Monday, 15. February 2016

Dessauer high school students support planting initiative

An autonomous and closed site was the goal, when the ground was first broken for the IDT Biologika bypass road in April 2014. The public road cutting through the company grounds, which posed a safety risk as well as obstructing business operations, was to become a thing of the past. Since then traffic has been rerouted to the bypass, and other construction projects contribute to IDT Biologika’s constantly changing appearance. In mid-December it was time to give some nearby neglected land back to nature.

The figures are impressive: 18,800 oaks were planted on the former farmland along the new bypass road by the end of 2015, along with hundreds of hornbeams, rose, elderberry and hazelnut bushes. A new wood will rise up in the coming years and decades on these 4.5 hectares. “This is way of bringing the land that was cut off by the current construction efforts back to nature,” explains Thomas Treffkorn, who is responsible among other things for all green and outdoor areas as working group leader for infrastructure services at IDT Biologika. “This forestation is a first for us in terms of size of the operation.”

Planting was executed by the experienced gardeners of the Stackelitz company, which won this contract through a public tender process. Given the dimension of the work, heavy machines were also used; around 90% of the native trees and bushes were planted using planters. Thomas Treffkorn also wanted to include youth from the partner schools: “The proposal to couple this project with a chance to get in touch with nature immediately found willing listeners in the Philanthropinum and its Director Dr. Zilm. And high school class 10c quickly volunteered,” he says enthusiastically.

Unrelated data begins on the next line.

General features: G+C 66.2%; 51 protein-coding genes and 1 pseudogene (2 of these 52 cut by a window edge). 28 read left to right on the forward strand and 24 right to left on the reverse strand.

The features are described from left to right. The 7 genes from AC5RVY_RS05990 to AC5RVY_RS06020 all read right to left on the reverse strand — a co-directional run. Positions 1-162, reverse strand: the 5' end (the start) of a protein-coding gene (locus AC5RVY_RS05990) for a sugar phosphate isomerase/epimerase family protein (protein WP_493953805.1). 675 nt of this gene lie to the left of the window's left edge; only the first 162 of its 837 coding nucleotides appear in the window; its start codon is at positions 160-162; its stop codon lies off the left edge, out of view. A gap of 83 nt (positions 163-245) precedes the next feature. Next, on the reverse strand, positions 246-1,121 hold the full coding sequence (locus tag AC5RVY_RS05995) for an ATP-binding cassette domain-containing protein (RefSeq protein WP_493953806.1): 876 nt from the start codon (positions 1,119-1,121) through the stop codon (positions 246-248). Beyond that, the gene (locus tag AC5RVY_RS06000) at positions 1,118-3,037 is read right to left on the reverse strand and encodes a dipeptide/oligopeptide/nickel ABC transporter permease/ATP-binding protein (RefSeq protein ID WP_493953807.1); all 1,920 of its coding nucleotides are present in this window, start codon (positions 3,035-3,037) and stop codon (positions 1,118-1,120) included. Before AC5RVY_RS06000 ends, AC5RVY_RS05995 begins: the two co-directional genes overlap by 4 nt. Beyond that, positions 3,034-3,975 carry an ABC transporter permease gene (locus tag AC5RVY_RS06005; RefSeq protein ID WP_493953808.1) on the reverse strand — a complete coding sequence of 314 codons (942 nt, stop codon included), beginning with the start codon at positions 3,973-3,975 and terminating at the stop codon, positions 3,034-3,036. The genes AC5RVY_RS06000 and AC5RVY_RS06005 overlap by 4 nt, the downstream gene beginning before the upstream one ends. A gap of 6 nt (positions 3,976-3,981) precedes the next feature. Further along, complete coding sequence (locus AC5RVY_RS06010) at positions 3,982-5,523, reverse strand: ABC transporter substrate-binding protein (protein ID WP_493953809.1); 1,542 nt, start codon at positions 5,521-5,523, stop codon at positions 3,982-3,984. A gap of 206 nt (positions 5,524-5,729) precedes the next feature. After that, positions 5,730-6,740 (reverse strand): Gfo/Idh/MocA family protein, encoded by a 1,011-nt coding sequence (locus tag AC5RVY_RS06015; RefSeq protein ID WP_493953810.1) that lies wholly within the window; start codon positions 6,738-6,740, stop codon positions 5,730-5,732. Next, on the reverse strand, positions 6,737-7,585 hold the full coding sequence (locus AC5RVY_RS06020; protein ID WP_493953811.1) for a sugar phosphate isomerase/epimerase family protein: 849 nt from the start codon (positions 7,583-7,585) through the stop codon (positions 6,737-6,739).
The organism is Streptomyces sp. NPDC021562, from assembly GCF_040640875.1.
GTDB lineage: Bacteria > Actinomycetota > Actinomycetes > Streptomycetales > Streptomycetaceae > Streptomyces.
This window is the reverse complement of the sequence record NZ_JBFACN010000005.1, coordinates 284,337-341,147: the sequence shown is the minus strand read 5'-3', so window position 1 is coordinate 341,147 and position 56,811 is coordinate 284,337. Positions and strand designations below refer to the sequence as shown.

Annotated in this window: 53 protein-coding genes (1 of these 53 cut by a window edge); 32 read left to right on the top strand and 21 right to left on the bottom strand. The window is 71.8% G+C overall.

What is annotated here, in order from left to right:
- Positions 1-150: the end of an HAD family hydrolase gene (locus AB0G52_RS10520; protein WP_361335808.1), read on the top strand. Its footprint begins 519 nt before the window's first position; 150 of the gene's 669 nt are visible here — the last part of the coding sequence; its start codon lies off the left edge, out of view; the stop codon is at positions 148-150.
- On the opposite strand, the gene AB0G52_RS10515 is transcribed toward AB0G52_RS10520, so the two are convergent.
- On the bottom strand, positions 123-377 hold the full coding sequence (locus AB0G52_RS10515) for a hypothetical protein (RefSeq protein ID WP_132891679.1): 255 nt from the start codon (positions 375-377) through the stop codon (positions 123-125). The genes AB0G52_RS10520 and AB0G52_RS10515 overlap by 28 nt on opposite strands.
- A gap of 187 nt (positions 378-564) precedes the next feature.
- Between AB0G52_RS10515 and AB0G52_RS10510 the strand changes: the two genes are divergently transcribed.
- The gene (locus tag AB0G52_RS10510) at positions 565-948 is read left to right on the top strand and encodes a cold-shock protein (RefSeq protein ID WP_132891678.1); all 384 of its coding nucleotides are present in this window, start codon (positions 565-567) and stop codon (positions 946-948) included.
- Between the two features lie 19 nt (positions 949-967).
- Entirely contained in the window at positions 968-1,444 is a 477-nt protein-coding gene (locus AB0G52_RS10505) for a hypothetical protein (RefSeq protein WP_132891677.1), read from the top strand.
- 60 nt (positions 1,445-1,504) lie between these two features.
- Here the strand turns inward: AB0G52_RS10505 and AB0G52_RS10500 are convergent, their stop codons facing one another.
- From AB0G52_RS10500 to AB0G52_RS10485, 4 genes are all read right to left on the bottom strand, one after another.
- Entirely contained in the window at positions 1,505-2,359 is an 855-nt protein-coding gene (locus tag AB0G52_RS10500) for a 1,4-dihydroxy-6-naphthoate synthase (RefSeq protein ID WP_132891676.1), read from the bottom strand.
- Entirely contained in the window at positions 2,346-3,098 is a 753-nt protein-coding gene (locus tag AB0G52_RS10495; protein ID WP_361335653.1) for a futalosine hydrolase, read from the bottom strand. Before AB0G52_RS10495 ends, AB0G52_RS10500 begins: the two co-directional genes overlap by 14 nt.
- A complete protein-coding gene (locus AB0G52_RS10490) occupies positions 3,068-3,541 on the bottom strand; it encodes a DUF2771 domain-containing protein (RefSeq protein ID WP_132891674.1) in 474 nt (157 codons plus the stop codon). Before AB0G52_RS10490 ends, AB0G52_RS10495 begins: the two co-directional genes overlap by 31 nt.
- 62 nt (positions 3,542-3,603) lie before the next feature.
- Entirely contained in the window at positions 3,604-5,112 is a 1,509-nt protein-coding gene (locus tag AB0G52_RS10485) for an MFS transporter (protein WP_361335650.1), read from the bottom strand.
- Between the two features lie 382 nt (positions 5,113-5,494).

Photos: Hartmut Bösener
Photos: Hartmut Bösener

On December 11, right after school was out, 14 students from the Dessau center were brought to the area to plant trees and bushes and build a protective fence. “We need the fence to protect the plants from deer and wild pigs, of which there are many here,” explains Kathrin Dimmer from Stackelitz. This expert was more than happy with her useful helpers: “This was a first for all the students, they all planted a tree for the first time. They worked very well after just a brief explanation. Of course we’ll check all the plants again, but it probably isn’t necessary.”

It was lots of fun. We did something good and got plenty of fresh air while we were at it.

These young people’s willingness to give up a Friday afternoon, in drizzling rain, cold wind and muddy ground, and to work hard with no complaints, is admirable. “It was lots of fun. We did something good and got plenty of fresh air while we were at it,” says Tim Mäbert of the experience. The 16-year-old from Rodleben, who had already gotten to know IDT Biologika at “Boy’s Day,” and his peers were presented with a small gift bag by Nancy Herrmann. “We want to send these young people off with a few small ideas, information about our apprenticeship and study opportunities and useful school aids,” says the Education Director.

The thoroughly forward-looking Friday afternoon of work well done ended with hot drinks and cookies. Perhaps some of these hardworking helpers will take walks through “their” woods in a few years – maybe even during their lunch break at IDT Biologika.

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